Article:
Time for Government Regulation of Airlines to Return? No Way…
“U nited Airlines treats me like a dog pile even though I spent over $10,000 with them last year and hold Platinum status with their airline. So, I’m flying mostly American Airlines. And, Delta offers a pretty darn good in-flight product if United and American both fail me. In the age of regulation, where prices were fixed, airlines had to compete on service, free bottles of booze and all kinds of other luxuries. Those days are past, relics of a society that thinks very differently today about service needs.”
Ed Pizzarello of Pizza in Motion wrote this article — from which the quoted content shown above was extracted — which definitely provokes thought as a result of his argument pertaining to why government regulation of airlines in the United States should not return and contradicts the point of this article written by Paul Hudson of Elliott; but I also like to deal with the simplest and most basic principles which help to set a foundation for more complex ideologies.
Government intervention in industries where companies are in business to profit should only be extended to protecting consumers in most cases, in my opinion. Commercial aviation in the United States is heavily regulated as it is; but much of that regulation pertains to passenger and flight crew member safety. We certainly do not want a repeat of incidents such as what happened to a McDonnell Douglas DC-9-32 airplane which operated as ValuJet Airlines flight 592 back on May 11, 1996 where a fire erupted during the flight as a result of oxygen generators which were not properly stored in the cargo compartment aboard the aircraft. The fire led to the eventual crash of the aircraft into the Everglades in Florida shortly after departing from Miami International Airport on its way to Atlanta; and all 116 people aboard the airplane were killed…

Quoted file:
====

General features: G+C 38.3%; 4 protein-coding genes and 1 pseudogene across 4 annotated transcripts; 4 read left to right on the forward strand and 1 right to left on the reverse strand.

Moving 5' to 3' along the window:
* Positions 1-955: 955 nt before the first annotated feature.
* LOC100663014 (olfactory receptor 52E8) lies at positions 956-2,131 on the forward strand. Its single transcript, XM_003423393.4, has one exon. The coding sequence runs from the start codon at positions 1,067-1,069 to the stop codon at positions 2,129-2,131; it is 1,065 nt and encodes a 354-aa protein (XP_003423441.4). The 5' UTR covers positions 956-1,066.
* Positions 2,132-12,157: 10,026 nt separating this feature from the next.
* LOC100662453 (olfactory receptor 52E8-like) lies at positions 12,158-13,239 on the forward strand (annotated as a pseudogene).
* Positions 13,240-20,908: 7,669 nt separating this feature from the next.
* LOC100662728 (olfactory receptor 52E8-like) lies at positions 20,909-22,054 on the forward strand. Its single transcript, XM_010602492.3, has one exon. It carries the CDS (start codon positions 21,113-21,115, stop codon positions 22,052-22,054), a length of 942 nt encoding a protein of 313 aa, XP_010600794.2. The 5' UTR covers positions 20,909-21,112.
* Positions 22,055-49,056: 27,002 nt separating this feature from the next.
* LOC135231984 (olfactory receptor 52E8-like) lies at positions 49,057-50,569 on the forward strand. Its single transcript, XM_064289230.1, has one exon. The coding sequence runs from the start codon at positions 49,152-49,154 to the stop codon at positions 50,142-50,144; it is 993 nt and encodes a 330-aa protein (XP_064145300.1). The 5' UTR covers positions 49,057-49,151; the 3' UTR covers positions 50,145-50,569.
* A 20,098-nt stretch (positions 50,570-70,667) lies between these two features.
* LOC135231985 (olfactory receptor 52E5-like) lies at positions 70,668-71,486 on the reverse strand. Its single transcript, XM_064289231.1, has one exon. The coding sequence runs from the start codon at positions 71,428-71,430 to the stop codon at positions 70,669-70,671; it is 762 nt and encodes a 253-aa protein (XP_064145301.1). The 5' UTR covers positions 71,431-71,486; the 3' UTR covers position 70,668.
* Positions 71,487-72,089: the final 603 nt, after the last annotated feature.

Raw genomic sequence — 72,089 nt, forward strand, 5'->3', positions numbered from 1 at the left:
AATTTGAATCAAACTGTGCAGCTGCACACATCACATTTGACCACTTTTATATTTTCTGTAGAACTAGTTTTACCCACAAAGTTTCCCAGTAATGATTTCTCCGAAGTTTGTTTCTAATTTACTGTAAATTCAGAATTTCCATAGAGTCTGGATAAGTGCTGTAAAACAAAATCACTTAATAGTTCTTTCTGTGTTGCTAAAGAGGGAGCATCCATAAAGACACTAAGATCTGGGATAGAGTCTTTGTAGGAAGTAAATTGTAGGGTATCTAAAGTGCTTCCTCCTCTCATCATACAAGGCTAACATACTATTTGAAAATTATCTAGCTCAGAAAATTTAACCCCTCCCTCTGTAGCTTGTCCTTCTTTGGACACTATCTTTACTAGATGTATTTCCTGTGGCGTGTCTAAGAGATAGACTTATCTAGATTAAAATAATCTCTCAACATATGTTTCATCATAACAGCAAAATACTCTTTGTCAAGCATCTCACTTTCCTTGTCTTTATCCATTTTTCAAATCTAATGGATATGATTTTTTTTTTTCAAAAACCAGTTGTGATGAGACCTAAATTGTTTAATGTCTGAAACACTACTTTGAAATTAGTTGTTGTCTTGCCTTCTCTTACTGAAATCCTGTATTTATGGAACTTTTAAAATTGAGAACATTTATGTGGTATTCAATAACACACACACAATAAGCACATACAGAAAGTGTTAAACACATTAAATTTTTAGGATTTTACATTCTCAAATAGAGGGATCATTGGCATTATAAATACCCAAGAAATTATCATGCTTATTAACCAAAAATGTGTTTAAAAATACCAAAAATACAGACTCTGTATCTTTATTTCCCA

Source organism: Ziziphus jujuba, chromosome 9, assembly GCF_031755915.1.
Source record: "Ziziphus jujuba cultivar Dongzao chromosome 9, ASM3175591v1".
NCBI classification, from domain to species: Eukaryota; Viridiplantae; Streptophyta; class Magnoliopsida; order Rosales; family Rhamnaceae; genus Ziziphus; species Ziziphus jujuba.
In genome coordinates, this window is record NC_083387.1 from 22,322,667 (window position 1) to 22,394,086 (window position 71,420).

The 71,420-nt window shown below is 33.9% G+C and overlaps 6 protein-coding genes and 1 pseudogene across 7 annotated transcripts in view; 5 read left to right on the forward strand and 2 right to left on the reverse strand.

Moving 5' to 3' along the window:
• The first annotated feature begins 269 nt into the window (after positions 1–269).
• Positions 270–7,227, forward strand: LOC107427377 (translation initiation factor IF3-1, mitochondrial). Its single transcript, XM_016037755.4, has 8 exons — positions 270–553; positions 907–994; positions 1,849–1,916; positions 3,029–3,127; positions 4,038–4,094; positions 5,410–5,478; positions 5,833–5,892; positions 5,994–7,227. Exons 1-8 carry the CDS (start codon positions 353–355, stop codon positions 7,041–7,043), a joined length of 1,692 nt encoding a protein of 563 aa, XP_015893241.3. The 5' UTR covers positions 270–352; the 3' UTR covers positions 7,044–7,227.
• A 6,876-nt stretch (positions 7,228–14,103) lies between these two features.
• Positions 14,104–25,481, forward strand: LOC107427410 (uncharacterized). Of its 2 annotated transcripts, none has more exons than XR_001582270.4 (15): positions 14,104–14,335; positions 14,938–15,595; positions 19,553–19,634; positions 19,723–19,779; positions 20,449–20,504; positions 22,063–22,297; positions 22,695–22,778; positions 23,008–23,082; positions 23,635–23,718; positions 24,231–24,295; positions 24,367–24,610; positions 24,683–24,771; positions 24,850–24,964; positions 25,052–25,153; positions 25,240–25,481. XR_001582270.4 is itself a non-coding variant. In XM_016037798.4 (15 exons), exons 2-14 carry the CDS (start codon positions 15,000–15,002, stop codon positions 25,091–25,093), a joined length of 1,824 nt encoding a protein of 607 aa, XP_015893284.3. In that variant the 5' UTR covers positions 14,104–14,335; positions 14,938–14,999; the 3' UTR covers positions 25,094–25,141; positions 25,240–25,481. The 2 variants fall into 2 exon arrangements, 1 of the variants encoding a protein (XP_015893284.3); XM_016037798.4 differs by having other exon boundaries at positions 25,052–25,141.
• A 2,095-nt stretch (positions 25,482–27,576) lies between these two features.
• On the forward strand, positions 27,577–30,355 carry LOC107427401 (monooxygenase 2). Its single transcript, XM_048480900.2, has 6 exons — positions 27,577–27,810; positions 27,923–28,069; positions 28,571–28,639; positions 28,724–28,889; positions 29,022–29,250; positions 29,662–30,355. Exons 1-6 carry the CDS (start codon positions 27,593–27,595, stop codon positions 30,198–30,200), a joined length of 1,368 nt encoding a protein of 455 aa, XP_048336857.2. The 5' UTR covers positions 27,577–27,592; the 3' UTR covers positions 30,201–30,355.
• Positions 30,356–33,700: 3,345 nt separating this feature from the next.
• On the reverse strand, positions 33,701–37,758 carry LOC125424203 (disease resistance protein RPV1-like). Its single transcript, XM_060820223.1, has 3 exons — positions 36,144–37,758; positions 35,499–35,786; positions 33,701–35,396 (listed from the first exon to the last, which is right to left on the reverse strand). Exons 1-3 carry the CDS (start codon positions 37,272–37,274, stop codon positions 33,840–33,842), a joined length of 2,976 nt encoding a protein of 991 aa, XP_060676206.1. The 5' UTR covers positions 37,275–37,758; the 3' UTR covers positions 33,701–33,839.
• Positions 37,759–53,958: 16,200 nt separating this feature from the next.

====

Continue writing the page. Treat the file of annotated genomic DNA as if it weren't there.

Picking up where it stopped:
…and that was an accidental mishap. There have also been numerous stories over the years where airlines have attempting to save on costs by compromising safety. Government regulations pertaining to passenger and flight crew member safety is necessary in order to prevent both accidental and purposeful acts which could potentially injure or kill people.
However, I am generally against government intervention when it comes to economics. “Should they have to pay you when they change a schedule because your trip has to change?” asked Ed. “I’m a believer in free markets, so my answer is no.”
Although the idea is debatable that if an airline can charge a change fee to a customer for changing a schedule, then it therefore should pay a customer if a schedule is changed on him or her — and I have heard that argument numerous times over the years — I too am a believer in free markets as well. As with any other business which seeks to earn profits, the airline industry must deal with the classic economic laws of supply and demand. However, airlines are permitted to have special exemptions of sorts — such as “hub fortresses” where competition is minimal — which many other businesses are not able to readily enjoy. The airlines can also act in an oligopolistic manner and set airfares, cut capacity, and change whatever policies they like to their frequent flier loyalty programs — such as the allegation by Gary Leff of View From The Wing that Delta Air Lines “flushes its promise of more award seats for fewer miles down the memory hole” as one of myriad examples.